– Debbie LeQuesne CEO

At last, the embattled social care sector is making the headlines it needs

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Billions of pounds are needed to avoid the NHS and social care crisis – that’s the message which has been sent to Secretary of State for Health, Jeremy Hunt.

According to the Daily Mirror, leaders in the care sector have alerted Mr Hunt after three health areas revealed they face a combined shortfall of more than £2.4billion by the end of the decade

As we broke into November, the dire warning outlined that without extra money they will struggle to meet waiting time targets, provide enough hospital beds and basic levels of social care.

Sounds familiar, doesn’t it, and it’s right on our doorstep.

The Mirror reports: “The verdict is contained in the newly published Sustainability and Transformation Plans (STPs) for Birmingham and Solihull, North Central London and South West London.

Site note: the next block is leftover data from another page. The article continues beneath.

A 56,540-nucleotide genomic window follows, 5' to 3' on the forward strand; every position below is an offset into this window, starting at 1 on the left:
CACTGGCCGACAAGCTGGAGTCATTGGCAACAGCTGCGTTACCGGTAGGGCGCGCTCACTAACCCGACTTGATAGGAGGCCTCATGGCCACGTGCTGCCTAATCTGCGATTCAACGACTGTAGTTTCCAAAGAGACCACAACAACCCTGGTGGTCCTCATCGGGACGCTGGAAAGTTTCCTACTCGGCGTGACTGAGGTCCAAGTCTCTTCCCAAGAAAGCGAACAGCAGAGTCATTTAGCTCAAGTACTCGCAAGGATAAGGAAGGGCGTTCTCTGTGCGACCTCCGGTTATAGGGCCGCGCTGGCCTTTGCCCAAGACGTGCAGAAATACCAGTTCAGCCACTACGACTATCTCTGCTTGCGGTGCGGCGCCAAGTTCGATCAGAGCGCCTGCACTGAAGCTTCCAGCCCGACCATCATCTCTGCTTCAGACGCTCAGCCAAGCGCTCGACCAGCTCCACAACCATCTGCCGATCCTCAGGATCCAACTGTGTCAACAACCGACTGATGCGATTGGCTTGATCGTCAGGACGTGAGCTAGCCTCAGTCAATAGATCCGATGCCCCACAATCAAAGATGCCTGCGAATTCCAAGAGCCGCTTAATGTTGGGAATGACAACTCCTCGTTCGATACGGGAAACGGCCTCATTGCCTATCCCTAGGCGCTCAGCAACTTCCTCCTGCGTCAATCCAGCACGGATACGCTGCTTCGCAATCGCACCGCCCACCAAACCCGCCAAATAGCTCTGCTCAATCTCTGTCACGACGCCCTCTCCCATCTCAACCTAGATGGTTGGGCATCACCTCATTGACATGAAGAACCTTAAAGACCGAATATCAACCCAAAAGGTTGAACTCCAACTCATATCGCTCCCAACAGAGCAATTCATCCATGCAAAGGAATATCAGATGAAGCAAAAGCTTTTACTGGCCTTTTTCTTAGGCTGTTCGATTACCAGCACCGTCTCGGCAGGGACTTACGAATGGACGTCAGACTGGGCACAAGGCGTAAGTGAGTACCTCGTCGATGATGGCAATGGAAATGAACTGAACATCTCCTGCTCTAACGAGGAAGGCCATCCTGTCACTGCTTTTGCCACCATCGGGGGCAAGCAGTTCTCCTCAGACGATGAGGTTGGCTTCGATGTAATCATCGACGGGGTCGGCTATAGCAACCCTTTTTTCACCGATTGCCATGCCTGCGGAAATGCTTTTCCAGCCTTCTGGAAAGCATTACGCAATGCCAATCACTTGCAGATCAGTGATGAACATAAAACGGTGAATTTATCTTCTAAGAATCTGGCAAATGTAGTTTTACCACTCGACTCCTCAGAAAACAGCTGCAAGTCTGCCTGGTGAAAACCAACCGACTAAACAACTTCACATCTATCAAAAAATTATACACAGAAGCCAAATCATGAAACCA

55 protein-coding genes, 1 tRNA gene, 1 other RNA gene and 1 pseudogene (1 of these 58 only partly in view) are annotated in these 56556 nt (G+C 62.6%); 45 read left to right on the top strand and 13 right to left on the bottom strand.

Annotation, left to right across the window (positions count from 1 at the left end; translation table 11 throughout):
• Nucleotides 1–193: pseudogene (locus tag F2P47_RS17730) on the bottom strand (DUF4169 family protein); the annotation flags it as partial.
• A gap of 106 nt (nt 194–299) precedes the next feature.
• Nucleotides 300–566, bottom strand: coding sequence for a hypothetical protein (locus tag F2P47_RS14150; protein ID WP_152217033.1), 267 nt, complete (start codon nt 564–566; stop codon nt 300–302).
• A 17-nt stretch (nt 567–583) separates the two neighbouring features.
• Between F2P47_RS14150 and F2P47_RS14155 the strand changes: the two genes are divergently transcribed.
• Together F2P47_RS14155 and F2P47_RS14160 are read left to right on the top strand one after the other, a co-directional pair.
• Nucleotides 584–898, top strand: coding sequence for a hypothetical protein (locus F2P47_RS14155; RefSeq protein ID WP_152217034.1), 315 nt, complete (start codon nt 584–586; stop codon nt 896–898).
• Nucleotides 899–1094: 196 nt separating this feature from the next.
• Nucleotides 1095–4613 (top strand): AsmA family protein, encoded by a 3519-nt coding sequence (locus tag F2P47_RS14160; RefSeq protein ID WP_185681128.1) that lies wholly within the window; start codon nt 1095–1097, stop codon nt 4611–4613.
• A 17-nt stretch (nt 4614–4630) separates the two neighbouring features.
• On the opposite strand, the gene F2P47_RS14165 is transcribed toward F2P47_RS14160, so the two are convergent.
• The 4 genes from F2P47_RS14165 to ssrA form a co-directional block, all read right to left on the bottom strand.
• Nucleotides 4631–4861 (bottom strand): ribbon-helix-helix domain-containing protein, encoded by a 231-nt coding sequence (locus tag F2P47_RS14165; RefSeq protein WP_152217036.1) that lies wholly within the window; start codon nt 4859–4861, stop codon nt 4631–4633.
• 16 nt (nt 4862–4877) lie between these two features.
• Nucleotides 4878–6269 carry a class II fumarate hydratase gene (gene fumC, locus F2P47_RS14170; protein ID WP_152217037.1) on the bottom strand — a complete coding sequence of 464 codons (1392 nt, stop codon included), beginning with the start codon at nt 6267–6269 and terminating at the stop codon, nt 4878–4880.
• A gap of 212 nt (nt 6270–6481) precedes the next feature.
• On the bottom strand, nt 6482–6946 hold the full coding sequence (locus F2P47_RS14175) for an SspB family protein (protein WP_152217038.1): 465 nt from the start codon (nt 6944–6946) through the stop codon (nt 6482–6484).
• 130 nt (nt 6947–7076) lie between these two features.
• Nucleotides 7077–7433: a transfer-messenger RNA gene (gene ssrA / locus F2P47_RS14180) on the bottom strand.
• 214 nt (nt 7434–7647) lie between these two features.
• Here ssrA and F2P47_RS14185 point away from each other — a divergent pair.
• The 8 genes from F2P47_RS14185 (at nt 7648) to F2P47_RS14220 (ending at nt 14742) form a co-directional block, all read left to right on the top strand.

Sustainability and Transformation Plans were ordered by NHS England boss Simon Stephens in December 2015 and charged 44 regions in England to come up with a five-year programme for providing health and social care in their areas.

I’m not a lover of red-top journalism, but this report is exactly what’s needed.

And it adds: “Of the three reports published so far Birmingham and Solihull warns it faces a £712million shortfall by 2020, South West London £828million and North Central London £876million.”

For the record, West Midlands Care Association is working very closely with Birmingham City Council and assessing the impact throughout the neighbouring Black Country region.

The shortfall will doubtless impact on areas already struggling like Sandwell, Walsall and Dudley.